Project description:BACKGROUND:Anxiety is under-recorded and under-treated in the UK and is under-represented in research compared with depression. Detecting anxiety can be difficult because of co-existing conditions. GPs can be reluctant to medicalise anxiety symptoms and patients can be reluctant to disclose them, for a variety of reasons. This research addresses the gap in evidence of real-life consultations of patients with anxiety and explores how physical and psychological symptoms are discussed and prioritised by patients and GPs in primary care consultations. METHODS:A mixed methods study using a baseline questionnaire, video-recorded primary care consultations and interview data with patients and GPs. RESULTS:Seventeen patients with anxiety symptoms (GAD-7 score ≥ 10) completed a questionnaire, had their consultation video-recorded and took part in a semi-structured interview. Four GPs were interviewed. The main themes that emerged from GP and patients accounts as barriers and facilitators to discussing anxiety mostly mirrored each other. The GP/patient relationship and continuity of care was the main facilitator for the discussion of anxiety in the consultation. The main barriers were: attribution of or unacknowledged symptoms; co-morbidities; and time constraints. GPs overcame these barriers by making repeat appointments and employing prioritising techniques; patients by choosing an empathetic GP. CONCLUSIONS:The findings add to the evidence base concerning the management of anxiety in primary care. The findings suggest that the discussion around anxiety is a process negotiated between the patient and the GP influenced by a range of barriers and facilitators. Co-existing depression and health anxieties can mask anxiety symptoms in patients. Good practice techniques such as bringing back patients for appointments to foster continuity of care and understanding can help disclosure and detection of anxiety symptoms. Future research could investigate this longitudinally and should include a wider range of GPs practices and GPs.
Project description:BACKGROUND: The Dutch government has chosen a policy of strengthening palliative care in order to enable patients to die at home according to their preference. In order to facilitate this care by GPs, we wanted to know how to support them in their training. Therefore we examined the ways in which the death of a patient influences the doctor both at a professional and at a personal level. METHODS: Based on a qualitative study, we developed a model for reflection for GP trainees on the meaning of the death of patients and its influence on the GP.The qualitative study was done in 2007 and is based on open in-depth interviews and a focus group. We recruited 18 participants who were highly professional GPs and experienced in talking about the death of patients. We invited GPs from a list of experienced GPs, who in addition are also second-opinion GPs for euthanasia (SCEN-physicians) and from a pool of GP trainers, our intention being to include GPs holding a variety of world views. Interviews were audio-taped and transcribed verbatim. A grounded theory approach was used to analyze the results. Themes were first identified independently by three researchers, then after discussion these three sets were rearranged to one list of themes and their mutual relation were determined. A model for the interaction of the GP at professional and at a personal level was formulated. RESULTS: Forty three themes emerged from the interviews and focus group. These themes fell into three groups: professional values and experiences, personal values and experiences, and the opinions of the GPs as to what constitutes a good death. We constructed a model of the doctor-patient relationship on the basis of these findings. This model enables GP trainees identifying the unique character of the doctor-patient relationship as well as its reciprocity when the two were confronted by the patient's impending death. CONCLUSIONS: In dealing with the approaching death of a patient the unique interaction between patient and doctor and the cumulative experiences of doctors with their patients brings about a shift in the GP's own values. The professional development of GP trainees may be facilitated by reflection on the interaction of their own values and beliefs.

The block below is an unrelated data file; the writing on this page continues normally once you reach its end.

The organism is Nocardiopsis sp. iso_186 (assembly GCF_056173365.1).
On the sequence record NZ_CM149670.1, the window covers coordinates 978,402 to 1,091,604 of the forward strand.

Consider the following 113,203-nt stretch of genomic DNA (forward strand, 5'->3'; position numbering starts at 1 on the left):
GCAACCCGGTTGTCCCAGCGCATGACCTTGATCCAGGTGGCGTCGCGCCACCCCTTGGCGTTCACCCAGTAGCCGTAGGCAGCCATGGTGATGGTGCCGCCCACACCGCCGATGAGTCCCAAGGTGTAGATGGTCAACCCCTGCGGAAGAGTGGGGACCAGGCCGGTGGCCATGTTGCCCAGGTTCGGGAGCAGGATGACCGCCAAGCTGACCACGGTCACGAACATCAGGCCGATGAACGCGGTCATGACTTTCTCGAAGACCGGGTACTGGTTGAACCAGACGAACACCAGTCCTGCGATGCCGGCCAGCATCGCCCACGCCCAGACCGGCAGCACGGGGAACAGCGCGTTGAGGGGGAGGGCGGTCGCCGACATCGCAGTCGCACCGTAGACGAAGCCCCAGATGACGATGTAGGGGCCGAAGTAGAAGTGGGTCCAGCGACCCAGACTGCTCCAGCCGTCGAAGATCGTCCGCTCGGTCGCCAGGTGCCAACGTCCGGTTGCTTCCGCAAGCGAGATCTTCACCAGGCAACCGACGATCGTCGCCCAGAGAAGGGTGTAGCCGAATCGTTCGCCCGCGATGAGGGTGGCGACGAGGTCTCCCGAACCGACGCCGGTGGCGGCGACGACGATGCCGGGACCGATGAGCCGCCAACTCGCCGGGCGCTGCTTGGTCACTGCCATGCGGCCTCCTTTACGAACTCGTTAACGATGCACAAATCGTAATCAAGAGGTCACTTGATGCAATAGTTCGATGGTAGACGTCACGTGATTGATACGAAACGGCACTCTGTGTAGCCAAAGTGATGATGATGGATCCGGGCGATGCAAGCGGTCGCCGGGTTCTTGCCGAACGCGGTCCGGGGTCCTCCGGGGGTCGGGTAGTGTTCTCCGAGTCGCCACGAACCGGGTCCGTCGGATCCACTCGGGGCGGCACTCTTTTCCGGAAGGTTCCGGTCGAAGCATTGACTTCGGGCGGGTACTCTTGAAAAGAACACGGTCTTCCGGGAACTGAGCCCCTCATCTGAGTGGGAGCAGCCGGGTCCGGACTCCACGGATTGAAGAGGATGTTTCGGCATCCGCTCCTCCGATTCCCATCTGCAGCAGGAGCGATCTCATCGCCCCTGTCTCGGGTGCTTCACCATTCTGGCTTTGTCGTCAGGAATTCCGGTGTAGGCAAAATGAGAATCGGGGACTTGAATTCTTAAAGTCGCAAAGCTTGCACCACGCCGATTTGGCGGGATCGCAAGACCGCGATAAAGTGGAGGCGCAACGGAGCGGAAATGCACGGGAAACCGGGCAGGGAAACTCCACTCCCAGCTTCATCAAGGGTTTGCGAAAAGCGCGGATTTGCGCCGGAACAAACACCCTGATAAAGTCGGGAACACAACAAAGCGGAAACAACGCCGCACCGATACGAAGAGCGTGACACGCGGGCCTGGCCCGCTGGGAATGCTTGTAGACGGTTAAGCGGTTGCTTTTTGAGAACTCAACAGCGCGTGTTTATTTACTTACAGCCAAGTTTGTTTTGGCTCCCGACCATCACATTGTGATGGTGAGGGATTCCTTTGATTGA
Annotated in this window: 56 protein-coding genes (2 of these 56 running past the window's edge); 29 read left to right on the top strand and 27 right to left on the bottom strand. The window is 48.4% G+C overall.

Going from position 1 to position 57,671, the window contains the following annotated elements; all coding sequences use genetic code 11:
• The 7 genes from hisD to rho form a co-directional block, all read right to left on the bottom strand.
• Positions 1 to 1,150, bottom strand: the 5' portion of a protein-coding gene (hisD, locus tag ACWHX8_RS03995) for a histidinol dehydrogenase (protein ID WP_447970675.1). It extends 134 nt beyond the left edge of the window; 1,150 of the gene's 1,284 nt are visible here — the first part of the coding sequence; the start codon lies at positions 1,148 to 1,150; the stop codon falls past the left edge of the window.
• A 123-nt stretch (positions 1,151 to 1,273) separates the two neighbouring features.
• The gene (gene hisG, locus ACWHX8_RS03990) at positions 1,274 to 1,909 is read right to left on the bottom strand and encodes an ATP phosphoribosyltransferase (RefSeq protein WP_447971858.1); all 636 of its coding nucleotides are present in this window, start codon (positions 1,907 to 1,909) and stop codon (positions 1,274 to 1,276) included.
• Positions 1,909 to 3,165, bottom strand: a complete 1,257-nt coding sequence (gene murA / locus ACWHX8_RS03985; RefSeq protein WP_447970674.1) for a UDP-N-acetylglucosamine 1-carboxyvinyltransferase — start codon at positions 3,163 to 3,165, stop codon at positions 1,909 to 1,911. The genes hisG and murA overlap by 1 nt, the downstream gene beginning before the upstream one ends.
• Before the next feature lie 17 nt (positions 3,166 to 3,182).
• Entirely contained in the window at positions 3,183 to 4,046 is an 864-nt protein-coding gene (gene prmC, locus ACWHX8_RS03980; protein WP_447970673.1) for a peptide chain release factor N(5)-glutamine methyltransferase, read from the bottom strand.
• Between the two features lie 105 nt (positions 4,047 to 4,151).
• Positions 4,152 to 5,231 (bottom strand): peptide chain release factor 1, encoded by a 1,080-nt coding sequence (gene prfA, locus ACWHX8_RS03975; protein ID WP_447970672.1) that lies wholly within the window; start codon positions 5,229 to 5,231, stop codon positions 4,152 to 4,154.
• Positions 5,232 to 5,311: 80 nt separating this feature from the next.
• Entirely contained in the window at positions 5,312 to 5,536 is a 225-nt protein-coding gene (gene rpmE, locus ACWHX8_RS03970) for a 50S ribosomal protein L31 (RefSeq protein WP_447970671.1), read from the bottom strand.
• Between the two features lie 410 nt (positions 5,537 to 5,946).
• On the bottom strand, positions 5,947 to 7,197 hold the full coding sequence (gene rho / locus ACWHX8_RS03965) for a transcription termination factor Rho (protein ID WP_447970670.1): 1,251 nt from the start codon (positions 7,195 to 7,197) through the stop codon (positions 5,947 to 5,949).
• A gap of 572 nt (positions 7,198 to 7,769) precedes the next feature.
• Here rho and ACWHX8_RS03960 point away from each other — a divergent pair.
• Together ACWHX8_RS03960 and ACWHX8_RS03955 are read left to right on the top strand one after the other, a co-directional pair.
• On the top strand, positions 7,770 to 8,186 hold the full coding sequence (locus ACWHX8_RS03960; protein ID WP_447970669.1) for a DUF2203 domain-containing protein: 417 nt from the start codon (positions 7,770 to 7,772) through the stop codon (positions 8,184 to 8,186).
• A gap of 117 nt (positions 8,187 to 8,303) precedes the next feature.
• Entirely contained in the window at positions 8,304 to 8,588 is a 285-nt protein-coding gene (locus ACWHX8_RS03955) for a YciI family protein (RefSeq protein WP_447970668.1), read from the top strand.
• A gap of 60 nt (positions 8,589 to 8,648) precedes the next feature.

Project description:OBJECTIVE:To explore patients' and General Practitioners' (GPs) accounts of how responsibility for follow-up was perceived and shared in their experiences of cancer safety netting occurring within the past 6 months. DESIGN:In-depth interviews were recorded and transcribed verbatim. Data were analysed through an abductive process, exploring anticipated and emergent themes. Conceptualisations of 'responsibility' were explored by drawing on a transactional to interdependent continuum drawing from the shared decision-making literature. SETTINGS AND PARTICIPANTS:A purposive sample of 25 qualified GPs and 23 adult patients in Oxfordshire, UK. RESULTS:The transactional sharing approach involves responsibility being passed from GP to patient. Patients expected and were willing to accept responsibility in this way as long as they received clear guidance from their GP and had capacity. In interdependent sharing, GPs principally aimed to reach consensus and share responsibility with the patient by explaining their rationale, uncertainty or by stressing the potential seriousness of the situation. Patients sharing this responsibility could be put at risk if no follow-up or timeframe was suggested, they had inadequate information, were falsely reassured or their concerns were not addressed at re-consultation. CONCLUSION:GPs and patients exchange and share responsibility using a combination of transactional and interdependent styles, tailoring information based on patient characteristics and each party's level of concern. Clear action plans (written where necessary) at the end of every consultation would help patients decide when to re-consult. Further research should investigate how responsibility is shared within and outside the consultation, within primary care teams and with specialist services.